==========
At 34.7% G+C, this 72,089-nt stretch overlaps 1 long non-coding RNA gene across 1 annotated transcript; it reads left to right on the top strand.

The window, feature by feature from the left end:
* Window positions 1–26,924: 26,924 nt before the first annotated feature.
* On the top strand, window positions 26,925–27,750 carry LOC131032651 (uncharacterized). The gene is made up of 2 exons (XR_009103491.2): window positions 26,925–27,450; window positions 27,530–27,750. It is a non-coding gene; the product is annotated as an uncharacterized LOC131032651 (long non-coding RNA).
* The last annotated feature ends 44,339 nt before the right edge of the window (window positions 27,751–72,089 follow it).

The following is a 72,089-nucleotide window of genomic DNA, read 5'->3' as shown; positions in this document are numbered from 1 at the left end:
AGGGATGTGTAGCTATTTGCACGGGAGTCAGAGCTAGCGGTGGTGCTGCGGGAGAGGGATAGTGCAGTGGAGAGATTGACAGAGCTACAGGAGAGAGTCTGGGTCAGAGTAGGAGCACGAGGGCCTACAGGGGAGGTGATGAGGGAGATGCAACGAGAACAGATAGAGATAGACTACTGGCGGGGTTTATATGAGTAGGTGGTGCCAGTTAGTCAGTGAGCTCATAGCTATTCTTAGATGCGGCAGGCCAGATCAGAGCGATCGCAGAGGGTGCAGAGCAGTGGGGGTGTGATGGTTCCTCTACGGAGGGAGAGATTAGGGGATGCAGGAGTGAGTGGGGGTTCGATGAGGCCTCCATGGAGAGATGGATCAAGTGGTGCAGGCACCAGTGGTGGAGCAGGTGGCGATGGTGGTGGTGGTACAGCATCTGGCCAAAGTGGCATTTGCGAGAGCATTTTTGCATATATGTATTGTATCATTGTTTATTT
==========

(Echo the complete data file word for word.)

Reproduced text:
At 34.7% G+C, this 72,089-nt stretch overlaps 1 long non-coding RNA gene across 1 annotated transcript; it reads left to right on the top strand.

The window, feature by feature from the left end:
* Window positions 1–26,924: 26,924 nt before the first annotated feature.
* On the top strand, window positions 26,925–27,750 carry LOC131032651 (uncharacterized). The gene is made up of 2 exons (XR_009103491.2): window positions 26,925–27,450; window positions 27,530–27,750. It is a non-coding gene; the product is annotated as an uncharacterized LOC131032651 (long non-coding RNA).
* The last annotated feature ends 44,339 nt before the right edge of the window (window positions 27,751–72,089 follow it).

The following is a 72,089-nucleotide window of genomic DNA, read 5'->3' as shown; positions in this document are numbered from 1 at the left end:
AGGGATGTGTAGCTATTTGCACGGGAGTCAGAGCTAGCGGTGGTGCTGCGGGAGAGGGATAGTGCAGTGGAGAGATTGACAGAGCTACAGGAGAGAGTCTGGGTCAGAGTAGGAGCACGAGGGCCTACAGGGGAGGTGATGAGGGAGATGCAACGAGAACAGATAGAGATAGACTACTGGCGGGGTTTATATGAGTAGGTGGTGCCAGTTAGTCAGTGAGCTCATAGCTATTCTTAGATGCGGCAGGCCAGATCAGAGCGATCGCAGAGGGTGCAGAGCAGTGGGGGTGTGATGGTTCCTCTACGGAGGGAGAGATTAGGGGATGCAGGAGTGAGTGGGGGTTCGATGAGGCCTCCATGGAGAGATGGATCAAGTGGTGCAGGCACCAGTGGTGGAGCAGGTGGCGATGGTGGTGGTGGTACAGCATCTGGCCAAAGTGGCATTTGCGAGAGCATTTTTGCATATATGTATTGTATCATTGTTTATTT